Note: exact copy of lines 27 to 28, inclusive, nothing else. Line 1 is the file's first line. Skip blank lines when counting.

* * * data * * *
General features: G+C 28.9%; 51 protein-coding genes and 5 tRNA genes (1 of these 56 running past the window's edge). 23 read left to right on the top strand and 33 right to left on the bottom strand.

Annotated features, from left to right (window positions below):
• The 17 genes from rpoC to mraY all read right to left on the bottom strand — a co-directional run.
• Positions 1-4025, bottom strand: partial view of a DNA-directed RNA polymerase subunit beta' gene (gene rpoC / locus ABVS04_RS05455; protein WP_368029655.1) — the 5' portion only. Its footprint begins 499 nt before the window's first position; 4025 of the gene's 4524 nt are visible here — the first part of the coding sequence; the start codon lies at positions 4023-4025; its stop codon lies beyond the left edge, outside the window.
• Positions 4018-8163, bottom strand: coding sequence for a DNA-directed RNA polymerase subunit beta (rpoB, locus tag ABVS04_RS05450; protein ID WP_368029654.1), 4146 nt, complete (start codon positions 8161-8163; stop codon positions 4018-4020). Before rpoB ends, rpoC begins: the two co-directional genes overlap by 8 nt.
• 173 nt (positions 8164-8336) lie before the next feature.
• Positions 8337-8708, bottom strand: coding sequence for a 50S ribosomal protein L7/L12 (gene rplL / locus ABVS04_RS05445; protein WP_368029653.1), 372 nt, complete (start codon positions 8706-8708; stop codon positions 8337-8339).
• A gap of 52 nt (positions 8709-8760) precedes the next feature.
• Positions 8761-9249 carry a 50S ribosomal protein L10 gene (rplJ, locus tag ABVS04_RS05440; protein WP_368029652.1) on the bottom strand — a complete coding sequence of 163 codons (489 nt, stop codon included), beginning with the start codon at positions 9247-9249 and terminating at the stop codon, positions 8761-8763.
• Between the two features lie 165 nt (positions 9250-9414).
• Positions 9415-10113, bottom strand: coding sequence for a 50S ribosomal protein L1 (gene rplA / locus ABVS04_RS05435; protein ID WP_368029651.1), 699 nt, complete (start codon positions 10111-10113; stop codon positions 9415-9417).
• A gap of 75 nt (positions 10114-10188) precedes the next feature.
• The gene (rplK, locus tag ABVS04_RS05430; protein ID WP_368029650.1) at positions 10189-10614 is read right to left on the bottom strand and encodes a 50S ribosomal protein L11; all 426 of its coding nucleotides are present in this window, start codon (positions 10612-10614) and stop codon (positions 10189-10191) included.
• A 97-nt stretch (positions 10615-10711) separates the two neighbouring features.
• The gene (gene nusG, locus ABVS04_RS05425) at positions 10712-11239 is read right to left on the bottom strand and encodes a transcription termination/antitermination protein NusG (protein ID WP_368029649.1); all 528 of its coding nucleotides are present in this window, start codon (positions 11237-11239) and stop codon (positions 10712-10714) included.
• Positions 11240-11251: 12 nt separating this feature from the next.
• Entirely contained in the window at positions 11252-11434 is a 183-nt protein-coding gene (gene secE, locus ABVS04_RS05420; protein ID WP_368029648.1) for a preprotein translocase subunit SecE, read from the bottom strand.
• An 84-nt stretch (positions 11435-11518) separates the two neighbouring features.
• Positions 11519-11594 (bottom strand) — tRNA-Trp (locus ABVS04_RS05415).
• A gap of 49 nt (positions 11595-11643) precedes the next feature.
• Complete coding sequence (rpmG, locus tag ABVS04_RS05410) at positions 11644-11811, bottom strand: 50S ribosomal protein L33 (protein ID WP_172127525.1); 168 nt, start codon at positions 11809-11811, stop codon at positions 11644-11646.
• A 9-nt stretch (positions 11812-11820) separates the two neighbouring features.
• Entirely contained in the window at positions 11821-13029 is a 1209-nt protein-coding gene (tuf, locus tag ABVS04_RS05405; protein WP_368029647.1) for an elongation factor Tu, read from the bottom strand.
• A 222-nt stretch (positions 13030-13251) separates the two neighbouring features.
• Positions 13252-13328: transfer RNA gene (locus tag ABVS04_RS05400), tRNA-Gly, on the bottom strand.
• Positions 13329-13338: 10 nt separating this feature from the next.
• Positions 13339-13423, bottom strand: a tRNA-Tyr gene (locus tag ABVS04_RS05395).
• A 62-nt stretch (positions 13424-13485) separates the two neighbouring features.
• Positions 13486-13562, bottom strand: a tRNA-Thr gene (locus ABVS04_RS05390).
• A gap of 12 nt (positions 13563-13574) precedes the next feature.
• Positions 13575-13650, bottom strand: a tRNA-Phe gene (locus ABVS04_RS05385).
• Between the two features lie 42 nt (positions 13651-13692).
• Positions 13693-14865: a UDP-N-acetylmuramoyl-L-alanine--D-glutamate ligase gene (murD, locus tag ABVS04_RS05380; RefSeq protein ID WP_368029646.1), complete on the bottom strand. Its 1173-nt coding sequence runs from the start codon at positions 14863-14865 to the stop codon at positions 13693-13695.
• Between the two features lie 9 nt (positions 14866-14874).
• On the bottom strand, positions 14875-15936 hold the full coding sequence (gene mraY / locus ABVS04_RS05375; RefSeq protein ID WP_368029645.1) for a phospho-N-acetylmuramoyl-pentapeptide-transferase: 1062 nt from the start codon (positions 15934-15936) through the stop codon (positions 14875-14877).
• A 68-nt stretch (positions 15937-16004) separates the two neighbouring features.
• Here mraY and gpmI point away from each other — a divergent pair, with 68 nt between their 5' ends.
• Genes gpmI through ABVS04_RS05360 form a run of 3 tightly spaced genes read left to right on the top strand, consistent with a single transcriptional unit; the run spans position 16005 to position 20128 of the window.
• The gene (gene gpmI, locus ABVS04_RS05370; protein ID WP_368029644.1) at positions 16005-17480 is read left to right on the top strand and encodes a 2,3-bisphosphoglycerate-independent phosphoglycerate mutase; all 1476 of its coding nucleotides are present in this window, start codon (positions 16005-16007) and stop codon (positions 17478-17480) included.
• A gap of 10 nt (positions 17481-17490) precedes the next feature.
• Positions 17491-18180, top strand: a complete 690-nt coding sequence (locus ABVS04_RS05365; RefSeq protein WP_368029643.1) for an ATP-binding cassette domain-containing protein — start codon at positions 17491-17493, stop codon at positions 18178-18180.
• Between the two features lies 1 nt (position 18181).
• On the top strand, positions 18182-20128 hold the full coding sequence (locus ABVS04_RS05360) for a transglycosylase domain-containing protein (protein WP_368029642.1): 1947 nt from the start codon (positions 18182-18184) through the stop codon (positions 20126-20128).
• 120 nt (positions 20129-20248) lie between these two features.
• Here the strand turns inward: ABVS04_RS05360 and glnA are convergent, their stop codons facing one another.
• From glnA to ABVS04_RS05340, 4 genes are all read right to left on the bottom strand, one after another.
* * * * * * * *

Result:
• Positions 13339-13423, bottom strand: a tRNA-Tyr gene (locus tag ABVS04_RS05395).
• A 62-nt stretch (positions 13424-13485) separates the two neighbouring features.